Certification:  You can become a Certified National Pharmaceutical Representative (CNPR) through the National Association of Pharmaceutical Sales Representatives.

Medical Device Sales

Marketing new drugs isn’t the only way to use your medical training in a sales position.  Medical devices like pacemakers, joint replacements and spinal stimulators need marketing too.  Selling medical devices pays even better than pharmaceuticals.

pacemaker

The 2018 Medical Sales Salary Report estimates the average salary is $152,250.  If you work your way up the corporate ladder you could become a sales managers averaging $179,074.

Certification:  Although certification is not necessary, there are many training programs that can prepare you for a career in medical device sales.

Health IT

Have you ever been frustrated with an electronic health record?  Are you tired of clicking your mouse 14 times just to find one piece of useful information in a chart?  You’ll be shocked when you discover how much the person who sold you that software makes.  The average salary for Health IT Sales Reps is $176,012.

woman wearing red and black checkered blouse using macbook
We should add a few more mouse clicks here.

A health IT sales rep markets and sells software and technology to hospitals, private practices and other health organizations.  They may be involved in the roll out of a new product with on site assistance.  There will be traveling involved with this job, but the payoff may be worth it.

Certification:  Although not necessary for sales, you can become a Certified Professional in Health Information & Management Systems.  Since you already had a graduate degree, you can take the exam after 3 years of health IT experience.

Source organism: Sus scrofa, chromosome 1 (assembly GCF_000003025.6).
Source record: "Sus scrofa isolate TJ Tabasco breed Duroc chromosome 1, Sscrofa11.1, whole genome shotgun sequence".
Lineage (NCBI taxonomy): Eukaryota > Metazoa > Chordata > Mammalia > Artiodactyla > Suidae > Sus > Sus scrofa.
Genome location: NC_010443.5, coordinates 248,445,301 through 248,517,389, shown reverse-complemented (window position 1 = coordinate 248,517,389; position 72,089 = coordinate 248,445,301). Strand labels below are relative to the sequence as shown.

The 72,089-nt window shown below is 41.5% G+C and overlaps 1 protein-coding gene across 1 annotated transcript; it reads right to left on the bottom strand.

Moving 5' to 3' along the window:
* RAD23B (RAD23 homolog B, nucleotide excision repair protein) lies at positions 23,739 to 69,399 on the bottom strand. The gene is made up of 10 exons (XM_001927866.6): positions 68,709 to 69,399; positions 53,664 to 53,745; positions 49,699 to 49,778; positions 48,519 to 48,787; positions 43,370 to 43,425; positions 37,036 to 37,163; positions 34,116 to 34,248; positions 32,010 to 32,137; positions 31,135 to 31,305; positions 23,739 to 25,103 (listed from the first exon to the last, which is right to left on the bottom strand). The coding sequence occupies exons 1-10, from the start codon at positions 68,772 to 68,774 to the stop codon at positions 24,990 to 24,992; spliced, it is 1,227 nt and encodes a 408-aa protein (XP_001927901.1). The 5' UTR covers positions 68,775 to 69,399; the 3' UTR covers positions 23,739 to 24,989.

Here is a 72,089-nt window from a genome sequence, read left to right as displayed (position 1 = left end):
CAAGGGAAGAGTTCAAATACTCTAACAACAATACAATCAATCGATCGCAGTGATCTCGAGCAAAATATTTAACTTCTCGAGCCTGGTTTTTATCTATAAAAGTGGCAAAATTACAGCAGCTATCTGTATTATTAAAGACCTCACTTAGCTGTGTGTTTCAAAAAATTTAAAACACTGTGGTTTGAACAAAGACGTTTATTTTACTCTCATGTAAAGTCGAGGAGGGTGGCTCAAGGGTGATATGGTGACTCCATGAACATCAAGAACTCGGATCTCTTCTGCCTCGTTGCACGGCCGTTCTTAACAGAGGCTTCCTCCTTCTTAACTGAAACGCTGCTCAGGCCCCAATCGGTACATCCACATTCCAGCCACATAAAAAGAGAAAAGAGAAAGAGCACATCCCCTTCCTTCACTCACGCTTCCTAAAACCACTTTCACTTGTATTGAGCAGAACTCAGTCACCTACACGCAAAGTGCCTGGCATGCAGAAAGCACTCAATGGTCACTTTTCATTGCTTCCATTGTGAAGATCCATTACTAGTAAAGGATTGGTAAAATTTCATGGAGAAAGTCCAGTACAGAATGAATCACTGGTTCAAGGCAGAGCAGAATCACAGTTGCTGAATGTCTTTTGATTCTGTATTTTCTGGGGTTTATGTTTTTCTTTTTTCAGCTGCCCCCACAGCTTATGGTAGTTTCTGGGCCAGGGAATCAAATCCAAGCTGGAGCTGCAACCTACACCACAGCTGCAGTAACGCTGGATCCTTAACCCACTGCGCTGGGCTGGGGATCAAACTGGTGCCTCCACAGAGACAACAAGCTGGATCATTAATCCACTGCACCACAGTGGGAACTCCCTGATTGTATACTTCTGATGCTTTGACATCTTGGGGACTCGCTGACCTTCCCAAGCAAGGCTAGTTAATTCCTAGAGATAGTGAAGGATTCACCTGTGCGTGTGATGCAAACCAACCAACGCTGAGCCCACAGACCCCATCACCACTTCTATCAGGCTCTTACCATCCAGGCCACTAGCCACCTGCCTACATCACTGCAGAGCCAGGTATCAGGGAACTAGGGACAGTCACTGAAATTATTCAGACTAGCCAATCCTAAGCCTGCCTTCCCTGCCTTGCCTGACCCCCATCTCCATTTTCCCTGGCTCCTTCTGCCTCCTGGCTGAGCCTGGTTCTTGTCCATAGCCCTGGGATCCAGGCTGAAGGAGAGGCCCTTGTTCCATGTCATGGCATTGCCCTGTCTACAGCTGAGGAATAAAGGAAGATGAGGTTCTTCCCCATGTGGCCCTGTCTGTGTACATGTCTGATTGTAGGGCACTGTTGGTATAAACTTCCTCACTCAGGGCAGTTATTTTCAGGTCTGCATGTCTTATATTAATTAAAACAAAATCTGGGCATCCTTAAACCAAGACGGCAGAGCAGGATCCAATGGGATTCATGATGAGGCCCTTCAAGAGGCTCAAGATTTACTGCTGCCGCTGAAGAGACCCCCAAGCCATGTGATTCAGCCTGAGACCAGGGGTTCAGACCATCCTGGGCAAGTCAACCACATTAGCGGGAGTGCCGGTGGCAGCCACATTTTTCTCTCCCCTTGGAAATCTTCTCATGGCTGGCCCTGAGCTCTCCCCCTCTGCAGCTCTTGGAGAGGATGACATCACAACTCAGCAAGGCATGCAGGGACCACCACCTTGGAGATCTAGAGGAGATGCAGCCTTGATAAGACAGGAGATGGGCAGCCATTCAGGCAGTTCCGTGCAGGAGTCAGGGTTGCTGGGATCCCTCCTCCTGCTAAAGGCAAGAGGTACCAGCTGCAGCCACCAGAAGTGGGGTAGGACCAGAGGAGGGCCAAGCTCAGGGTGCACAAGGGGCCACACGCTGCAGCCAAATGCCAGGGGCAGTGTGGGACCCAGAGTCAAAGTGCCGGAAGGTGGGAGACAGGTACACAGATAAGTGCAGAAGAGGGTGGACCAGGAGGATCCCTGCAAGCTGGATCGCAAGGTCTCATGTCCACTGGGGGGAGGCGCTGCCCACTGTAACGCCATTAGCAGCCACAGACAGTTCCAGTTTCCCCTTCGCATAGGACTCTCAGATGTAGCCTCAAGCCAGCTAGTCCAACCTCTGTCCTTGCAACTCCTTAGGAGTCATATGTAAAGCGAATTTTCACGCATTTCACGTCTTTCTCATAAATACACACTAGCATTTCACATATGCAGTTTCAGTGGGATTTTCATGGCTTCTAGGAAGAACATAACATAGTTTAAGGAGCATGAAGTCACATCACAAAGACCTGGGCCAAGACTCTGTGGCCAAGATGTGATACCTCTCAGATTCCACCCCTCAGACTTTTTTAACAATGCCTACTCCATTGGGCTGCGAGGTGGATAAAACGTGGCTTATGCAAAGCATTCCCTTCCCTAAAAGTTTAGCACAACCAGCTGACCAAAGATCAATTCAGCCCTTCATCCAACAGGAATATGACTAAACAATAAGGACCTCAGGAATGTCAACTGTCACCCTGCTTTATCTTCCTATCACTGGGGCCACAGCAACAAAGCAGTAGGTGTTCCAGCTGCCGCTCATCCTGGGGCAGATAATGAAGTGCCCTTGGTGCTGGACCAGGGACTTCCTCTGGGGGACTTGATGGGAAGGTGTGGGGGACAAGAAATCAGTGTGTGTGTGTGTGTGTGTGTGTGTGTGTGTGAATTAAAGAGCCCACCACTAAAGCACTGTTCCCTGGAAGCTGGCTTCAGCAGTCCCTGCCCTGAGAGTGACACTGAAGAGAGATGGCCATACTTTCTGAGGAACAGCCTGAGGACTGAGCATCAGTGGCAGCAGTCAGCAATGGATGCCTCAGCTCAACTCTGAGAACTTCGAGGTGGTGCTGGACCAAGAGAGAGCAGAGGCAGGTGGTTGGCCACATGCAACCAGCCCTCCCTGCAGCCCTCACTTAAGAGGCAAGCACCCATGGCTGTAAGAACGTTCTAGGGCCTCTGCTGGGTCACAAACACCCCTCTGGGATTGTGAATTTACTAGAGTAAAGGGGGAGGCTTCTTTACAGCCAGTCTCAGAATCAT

Medical Writer

One of the reasons I enjoy being a doctor is getting patients to understand complex medical problems in terms they understand. If you enjoy writing and communicating information to a wide range of audiences you might enjoy becoming a medical writer.

Medical writing jobs come in all shapes and sizes. You could write for a medical journal or textbook company. You could create promotional material for a pharmaceutical company. You could work for a business that creates CME material.

Medical writing pays surprisingly well. According to this salary survey by the American Medical Writers Association the average medical writer earns $131,400. Writers who specialize in regulatory documents can earn even more at $168,600! I think I may have discovered my next side gig.

ballpen blur close up computer
For $168,600 I’ll write whatever you want.

Certified Surgical Assistant

Want all the fun of the operating room without the grueling hours and call schedule of a surgeon? You should consider becoming a certified surgical assistant.  A CSA assists surgeons in the operating room.  They can open and close surgical sites, dissect, remove tissue or whatever else the surgeon needs them to assist with.  Remember all those hours on your surgical rotation you spent holding a retractor and cutting sutures?  Someone out there is making 100 grand doing that as we speak.